Me, on the other hand? I knew from the beginning that I was no expert! I was continually amazed at the tiny little kids zooming past me on the hill. No fear. As Alasdair noticed, some of them were too little to even open the doors of the main chalet!
Silly me, I thought that fresh snow would make skiing slower and easier – nope! It did slow things down, but it also made turning harder! Another day, I had to learn to ski around moguls, when Alasdair and I found ourselves on a section of a run with snow mounds everywhere! I think I prefer freshly groomed trail. Thankfully, this year we didn’t have to deal with ice, which seemed to be all over the ski hill last year!
Two of my favourite runs at Stoneham (La Randonnée and Short Cut to La Traverse) are ones that are narrower than a typical ski hill, going through the forest (but not around trees in the “mogul like” forest trails). They require tighter turns, but it’s so pretty in the forest!
Almost all of the runs intersect with other runs, so you can make things more interesting by changing up your route. It’s easy to split up from another skier part-way down a hill and reconnect with them at the bottom!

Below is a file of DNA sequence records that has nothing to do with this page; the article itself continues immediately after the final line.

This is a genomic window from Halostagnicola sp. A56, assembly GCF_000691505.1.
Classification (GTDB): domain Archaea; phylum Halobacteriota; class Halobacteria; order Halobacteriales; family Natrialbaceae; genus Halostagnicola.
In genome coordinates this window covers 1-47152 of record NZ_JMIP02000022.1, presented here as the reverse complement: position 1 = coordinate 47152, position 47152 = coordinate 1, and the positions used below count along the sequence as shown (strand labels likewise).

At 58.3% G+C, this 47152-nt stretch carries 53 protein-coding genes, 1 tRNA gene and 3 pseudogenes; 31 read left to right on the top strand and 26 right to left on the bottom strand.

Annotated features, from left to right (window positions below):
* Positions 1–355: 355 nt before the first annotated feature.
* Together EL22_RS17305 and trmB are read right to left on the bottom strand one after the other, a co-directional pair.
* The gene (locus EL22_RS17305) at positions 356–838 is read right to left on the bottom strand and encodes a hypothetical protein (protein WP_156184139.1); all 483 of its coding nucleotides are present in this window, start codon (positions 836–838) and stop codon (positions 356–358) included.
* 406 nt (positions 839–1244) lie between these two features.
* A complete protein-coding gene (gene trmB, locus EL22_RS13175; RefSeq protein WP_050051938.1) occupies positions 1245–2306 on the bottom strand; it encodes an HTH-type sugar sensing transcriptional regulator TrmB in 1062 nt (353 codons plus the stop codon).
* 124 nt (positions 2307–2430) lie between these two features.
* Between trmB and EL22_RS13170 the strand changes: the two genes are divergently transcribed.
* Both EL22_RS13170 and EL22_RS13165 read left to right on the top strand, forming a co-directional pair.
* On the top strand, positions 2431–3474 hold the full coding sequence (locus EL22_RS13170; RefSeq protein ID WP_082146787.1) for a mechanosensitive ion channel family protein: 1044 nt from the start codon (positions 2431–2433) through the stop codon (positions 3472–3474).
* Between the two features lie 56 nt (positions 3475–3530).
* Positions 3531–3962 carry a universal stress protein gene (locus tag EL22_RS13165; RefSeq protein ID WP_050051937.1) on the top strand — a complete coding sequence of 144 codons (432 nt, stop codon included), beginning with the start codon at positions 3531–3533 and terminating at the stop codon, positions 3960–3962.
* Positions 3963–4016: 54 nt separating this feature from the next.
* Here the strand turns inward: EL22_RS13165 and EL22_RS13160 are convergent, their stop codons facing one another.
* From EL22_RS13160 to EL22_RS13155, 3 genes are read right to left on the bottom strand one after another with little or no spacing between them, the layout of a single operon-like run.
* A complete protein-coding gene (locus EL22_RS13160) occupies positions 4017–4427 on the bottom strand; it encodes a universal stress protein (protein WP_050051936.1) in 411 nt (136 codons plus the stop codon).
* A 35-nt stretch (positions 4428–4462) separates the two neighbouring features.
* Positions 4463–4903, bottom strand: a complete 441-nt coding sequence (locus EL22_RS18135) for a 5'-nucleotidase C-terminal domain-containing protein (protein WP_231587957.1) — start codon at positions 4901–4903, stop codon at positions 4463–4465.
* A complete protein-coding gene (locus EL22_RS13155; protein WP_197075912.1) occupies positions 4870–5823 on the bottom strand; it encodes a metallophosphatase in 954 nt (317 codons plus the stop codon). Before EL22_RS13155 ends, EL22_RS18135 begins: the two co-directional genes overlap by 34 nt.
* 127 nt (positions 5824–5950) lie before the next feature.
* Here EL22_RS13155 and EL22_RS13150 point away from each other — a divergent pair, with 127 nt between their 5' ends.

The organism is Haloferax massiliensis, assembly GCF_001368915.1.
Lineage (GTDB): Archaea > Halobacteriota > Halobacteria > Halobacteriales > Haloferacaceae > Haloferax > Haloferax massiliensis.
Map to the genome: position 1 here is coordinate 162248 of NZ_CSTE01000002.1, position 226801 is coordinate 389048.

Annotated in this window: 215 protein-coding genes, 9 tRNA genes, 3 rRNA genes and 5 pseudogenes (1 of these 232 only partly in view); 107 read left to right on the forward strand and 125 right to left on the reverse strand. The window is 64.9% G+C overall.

Our only suggestion for improvement is, once again, signage – the park and all the runs that we skied are very well marked – but the signage at the bottom of the hill could be better to tell skiers if a run has been closed. Granted it’s not always possible (for example, a run may have to be closed if a skier gets hurt, and you might be on your way up the lift already), but I still think things could be better! Even a piece of paper taped to a board would do!
We had a fantastic time at Stoneham. This trip almost didn’t happen, when Keaghan broke his foot on November 3rd! I asked the doctor at the fracture clinic at McMaster Children’s Hospital if we should cancel our ski plans, and he replied that we should not cancel our plans – if Keaghan couldn’t ski, he would join us! Thankfully, 8 weeks post-break and super protective boots meant that Keaghan was ready to ski! So glad we didn’t cancel.
Despite the fact that I’m now suffering some fall-related aches and pains, we will return!
[How could I not mention that I forgot my purse at the Tim Horton’s at 300 Boulevard St-Joseph in Drummondville, Québec on our way home. We were hundreds of kilometres away when we realized it. A kind soul turned it in, and even though I suffered 30 minutes of panic and 2 days of anxiety, I got it back, fully intact. THANK YOU! MERCI!]